Home Asia-Pacific II 2007 Communications satellites – going further in Asia-Pacific

Communications satellites – going further in Asia-Pacific

by david.nunes
Perry MeltonIssue:Asia-Pacific II 2007
Article no.:9
Topic:Communications satellites – going further in Asia-Pacific
Author:Perry Melton
Title:Vice President Sales & Marketing
PDF size:248KB

About author

Perry Melton is Vice President for Sales and Marketing at Inmarsat. Prior to this role, Mr Melton was responsible for corporate strategy, leading the business planning for Inmarsat’s next-generation satellites. He was also Head of Inmarsat’s Procurement and Contracts function. Mr Melton has over 20 years’ experience in sales and marketing, business planning, commercial contracts, finance and project management in the telecommunications, space and information systems industries. Prior to Inmarsat, Mr Melton worked for Lockheed Martin Corporation, USA, in finance and contracts for commercial and government space and information systems programmes. Mr Melton received his BA in English Literature from the University of Notre Dame.

Article abstract

Internet penetration in the Asia-Pacific region ranges from 65 per cent in Korea to less than one per cent in countries such as Bangladesh. Today, a great number of companies with operations spread across the region have opted to use satellite communications to overcome the lack of land-based communications structure in many parts of the region, especially in rural areas. Satellites complement existing technologies and can extend the reach of terrestrial networks to provide voice and broadband even where there is no terrestrial infrastructure.

Full Article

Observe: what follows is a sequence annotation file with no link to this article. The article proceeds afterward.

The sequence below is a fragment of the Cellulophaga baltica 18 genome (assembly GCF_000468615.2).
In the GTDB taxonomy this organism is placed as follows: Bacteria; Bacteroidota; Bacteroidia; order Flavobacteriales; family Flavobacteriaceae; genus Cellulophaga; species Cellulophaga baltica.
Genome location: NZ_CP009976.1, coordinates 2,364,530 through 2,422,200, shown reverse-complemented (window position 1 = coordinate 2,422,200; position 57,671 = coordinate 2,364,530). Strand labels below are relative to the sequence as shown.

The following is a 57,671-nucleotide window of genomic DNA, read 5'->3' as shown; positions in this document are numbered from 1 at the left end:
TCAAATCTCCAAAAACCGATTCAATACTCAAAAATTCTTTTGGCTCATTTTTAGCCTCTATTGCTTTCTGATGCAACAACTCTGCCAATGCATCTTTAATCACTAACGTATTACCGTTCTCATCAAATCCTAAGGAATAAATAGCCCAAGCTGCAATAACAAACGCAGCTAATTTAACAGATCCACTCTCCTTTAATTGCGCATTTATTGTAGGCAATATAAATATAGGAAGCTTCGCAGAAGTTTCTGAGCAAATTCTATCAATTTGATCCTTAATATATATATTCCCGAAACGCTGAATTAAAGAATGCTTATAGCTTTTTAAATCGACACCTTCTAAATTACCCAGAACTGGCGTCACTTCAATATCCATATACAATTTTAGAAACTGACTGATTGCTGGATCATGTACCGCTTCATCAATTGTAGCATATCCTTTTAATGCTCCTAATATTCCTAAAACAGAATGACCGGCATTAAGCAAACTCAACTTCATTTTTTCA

Asia-Pacific has been an important market for satellite communications since the technology was first developed. Today, the user base reflects the diversity of the region’s industries: from the maritime sector, with its fleets of merchant ships and fishing vessels that rely on ship-to-shore communications; to the airlines, many of which are pioneering new voice and data services for passengers; to a broad range of government and land-based enterprises that rely on connectivity for every location in which they do business. There is no doubt that the market for satellite communications in Asia-Pacific is healthy and growing. One of the key reasons for this is the mix of voice and data connectivity that is currently available across the region. Great strides have been made in telecommunications infrastructures across Asia, on the back of significant investment. Yet there remain large rural areas that have very limited coverage. China, for instance, might boast the world’s highest number of cellular subscribers but it has yet to license 3G and it will be some time before the major Chinese cities are fully covered, let alone the rural and coastal areas. According to statistics from the International Telecommunications Union, ITU, Internet penetration ranges from below one per cent in countries such as Bangladesh, Cambodia and Laos, to above 65 per cent in countries such as Australia and the Republic of Korea. Many parts of Asia-Pacific remain under-served given the region’s limited communications infrastructure and low levels of coverage. This is an important point, since the growing reliance on voice and high-speed communications in Asia is not restricted just to the banks and financial houses of Beijing or Hong Kong. There is a lot of economic activity going on outside of major urban areas, and many businesses located in areas that lack a reliable terrestrial telecoms infrastructure are demanding access to communications. Companies in rural or remote areas rely on connectivity as much, if not more, than their urban equivalents. In China alone, we estimate that there are more than 185,000 employees situated in areas not covered by terrestrial networks, particularly in the country’s rural western provinces, who want to use mobile-enabled laptops. These workers constitute a significant proportion of manpower, for whom denial of mobile data services could be a potential drag on growth rates. For those businesses operating in urban areas that are covered, the increasing reliance on voice and data connectivity can cause frustration when travelling to rural areas or out of the country, leaving workers unable to access the standard services on which they rely. China has many steel, transport and energy operations in Africa and South America that need seamless voice and broadband data coverage across entire countries and continents. A further significant driver is the increasing reliance on broadband connectivity. Broadband has provided a new impetus to the possibilities offered by the Internet, turning it into an extremely powerful and fast communications tool for both consumers and business. It can be used to support healthcare and welfare programmes, deliver e-learning resources and help governments keep in touch with their citizens. The market-led roll-out of broadband services in Asia-Pacific has, for obvious reasons, focused on the larger urban and metropolitan areas, where investing in the deployment of DSL and cable solutions is readily justified by the return on investment and the accessible markets in these densely populated areas. The Republic of Korea, for instance, led the world in broadband penetration in 2004 according to ITU data. In Korea, high-speed lines serve more than a quarter of the population, but the story is very different in other parts of Asia-Pacific. The market in rural and remote areas is often neglected because deployment costs in these regions are substantially higher and the accessible market is smaller. Still, broadband is a key enabling technology for the development and diversification of rural economies; it provides the high-quality communications links that are necessary for true integration into the wider economy. By failing to ensure access to broadband services, rural areas are isolated from, rather than integrated into, the knowledge-based economy. The disparity between the ‘haves’ and ‘have-nots’ of data access have created a digital divide, and connecting under-developed regions is one of the biggest challenges facing the global communications industry. The answer to the problem of providing service to those based in areas without a suitable terrestrial network, or anyone travelling into those areas, is satellite communications. Satellites are a natural complement to existing technologies, extending the reach of terrestrial networks to ensure that voice and broadband data is available to everyone anywhere in the Asia-Pacific region. Furthermore, satellite technology is available now; the investment has already been made, satellites are in orbit, and the capacity can be deployed on demand. Not surprisingly, China, recognised as one of the world’s most significant markets and fastest-growing economies, is a country in which the deployment of satellite communications is expanding. The value of cultivating domestic partners and contacts in China to manage the distribution of satellite services throughout this important economy cannot be overestimated, neither can the need for senior management to visit the country regularly and meet senior executives from partners and key users. While China is a major communications market – alongside other established markets such as Japan and the Republic of Korea – there are many other growing economies in Asia-Pacific that need satellite communications. We have seen an upsurge of usage for our mobile broadband service in Indonesia and Mongolia, as well as in countries such as Malaysia, the oil, forestry and commodity sectors of which are driving the demand for better connectivity with key neighbouring and global markets. The growth in the user base for satellite communications services is coming from both existing and new sectors. For instance, in the fast-paced world of the media industry, broadband data communications via satellite is an established method for delivering both live and recorded video reports. Mobile satellite terminals are as much a part of the standard kit used by news crews as a camera or a microphone. Emergency services and first responders are also established users of satellite communications, and there continues to be high demand from energy and construction sectors. New users of satellite communications are coming from the utilities, finance, insurance and pharmaceuticals sectors, from industries in general with mobile employees – maintenance, engineers, salespeople and the like – and from other sectors the global operations of which are increasingly taking them into areas with little or no existing telecoms infrastructure. The demand for satellite communications in Asia-Pacific shows no signs of diminishing; as new communications services are deployed in metropolitan areas, the need to connect rural or remote areas increases. The most effective way to bring satellite services to the region is to work with the best distribution partners across the region – partners who understand their customers and provide the satellite operators with vital support on the ground. It is also essential to keep innovating and develop continuously new services that meet the specific needs of users in Asia-Pacific.